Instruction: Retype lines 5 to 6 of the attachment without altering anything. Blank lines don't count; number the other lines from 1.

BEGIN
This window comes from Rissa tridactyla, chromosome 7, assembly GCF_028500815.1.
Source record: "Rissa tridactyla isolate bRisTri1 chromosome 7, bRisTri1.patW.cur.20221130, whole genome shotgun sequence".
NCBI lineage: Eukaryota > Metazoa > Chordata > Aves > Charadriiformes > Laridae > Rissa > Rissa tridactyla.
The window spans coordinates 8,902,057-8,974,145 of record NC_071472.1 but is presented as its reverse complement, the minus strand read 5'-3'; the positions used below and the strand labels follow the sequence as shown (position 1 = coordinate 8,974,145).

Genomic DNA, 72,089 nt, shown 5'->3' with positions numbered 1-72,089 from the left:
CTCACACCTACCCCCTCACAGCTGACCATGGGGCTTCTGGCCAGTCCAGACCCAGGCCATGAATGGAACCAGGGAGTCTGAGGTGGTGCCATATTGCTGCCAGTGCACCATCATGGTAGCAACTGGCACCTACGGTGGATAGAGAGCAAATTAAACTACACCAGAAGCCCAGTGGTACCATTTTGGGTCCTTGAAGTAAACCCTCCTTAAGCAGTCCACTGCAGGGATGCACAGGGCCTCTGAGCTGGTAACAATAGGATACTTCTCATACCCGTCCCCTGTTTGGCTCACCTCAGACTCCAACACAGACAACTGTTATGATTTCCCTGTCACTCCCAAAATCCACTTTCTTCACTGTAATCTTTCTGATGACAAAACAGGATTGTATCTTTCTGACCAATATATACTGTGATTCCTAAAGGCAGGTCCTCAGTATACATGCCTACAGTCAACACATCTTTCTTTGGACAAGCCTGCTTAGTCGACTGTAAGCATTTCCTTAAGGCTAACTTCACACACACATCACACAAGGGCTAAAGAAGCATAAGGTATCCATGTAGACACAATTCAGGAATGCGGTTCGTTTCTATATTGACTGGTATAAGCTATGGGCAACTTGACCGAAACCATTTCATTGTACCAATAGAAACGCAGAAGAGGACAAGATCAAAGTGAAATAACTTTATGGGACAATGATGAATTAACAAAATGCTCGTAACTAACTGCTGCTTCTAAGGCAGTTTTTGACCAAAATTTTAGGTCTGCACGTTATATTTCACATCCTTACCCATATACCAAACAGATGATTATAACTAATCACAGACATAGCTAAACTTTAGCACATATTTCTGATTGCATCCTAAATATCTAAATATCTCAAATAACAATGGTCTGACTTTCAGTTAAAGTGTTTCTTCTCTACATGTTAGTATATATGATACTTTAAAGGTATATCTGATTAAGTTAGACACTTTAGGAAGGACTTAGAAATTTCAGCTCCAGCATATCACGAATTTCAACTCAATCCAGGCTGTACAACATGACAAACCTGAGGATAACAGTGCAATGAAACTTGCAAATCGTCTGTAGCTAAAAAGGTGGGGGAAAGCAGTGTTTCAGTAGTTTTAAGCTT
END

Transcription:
Genomic DNA, 72,089 nt, shown 5'->3' with positions numbered 1-72,089 from the left:
CTCACACCTACCCCCTCACAGCTGACCATGGGGCTTCTGGCCAGTCCAGACCCAGGCCATGAATGGAACCAGGGAGTCTGAGGTGGTGCCATATTGCTGCCAGTGCACCATCATGGTAGCAACTGGCACCTACGGTGGATAGAGAGCAAATTAAACTACACCAGAAGCCCAGTGGTACCATTTTGGGTCCTTGAAGTAAACCCTCCTTAAGCAGTCCACTGCAGGGATGCACAGGGCCTCTGAGCTGGTAACAATAGGATACTTCTCATACCCGTCCCCTGTTTGGCTCACCTCAGACTCCAACACAGACAACTGTTATGATTTCCCTGTCACTCCCAAAATCCACTTTCTTCACTGTAATCTTTCTGATGACAAAACAGGATTGTATCTTTCTGACCAATATATACTGTGATTCCTAAAGGCAGGTCCTCAGTATACATGCCTACAGTCAACACATCTTTCTTTGGACAAGCCTGCTTAGTCGACTGTAAGCATTTCCTTAAGGCTAACTTCACACACACATCACACAAGGGCTAAAGAAGCATAAGGTATCCATGTAGACACAATTCAGGAATGCGGTTCGTTTCTATATTGACTGGTATAAGCTATGGGCAACTTGACCGAAACCATTTCATTGTACCAATAGAAACGCAGAAGAGGACAAGATCAAAGTGAAATAACTTTATGGGACAATGATGAATTAACAAAATGCTCGTAACTAACTGCTGCTTCTAAGGCAGTTTTTGACCAAAATTTTAGGTCTGCACGTTATATTTCACATCCTTACCCATATACCAAACAGATGATTATAACTAATCACAGACATAGCTAAACTTTAGCACATATTTCTGATTGCATCCTAAATATCTAAATATCTCAAATAACAATGGTCTGACTTTCAGTTAAAGTGTTTCTTCTCTACATGTTAGTATATATGATACTTTAAAGGTATATCTGATTAAGTTAGACACTTTAGGAAGGACTTAGAAATTTCAGCTCCAGCATATCACGAATTTCAACTCAATCCAGGCTGTACAACATGACAAACCTGAGGATAACAGTGCAATGAAACTTGCAAATCGTCTGTAGCTAAAAAGGTGGGGGAAAGCAGTGTTTCAGTAGTTTTAAGCTT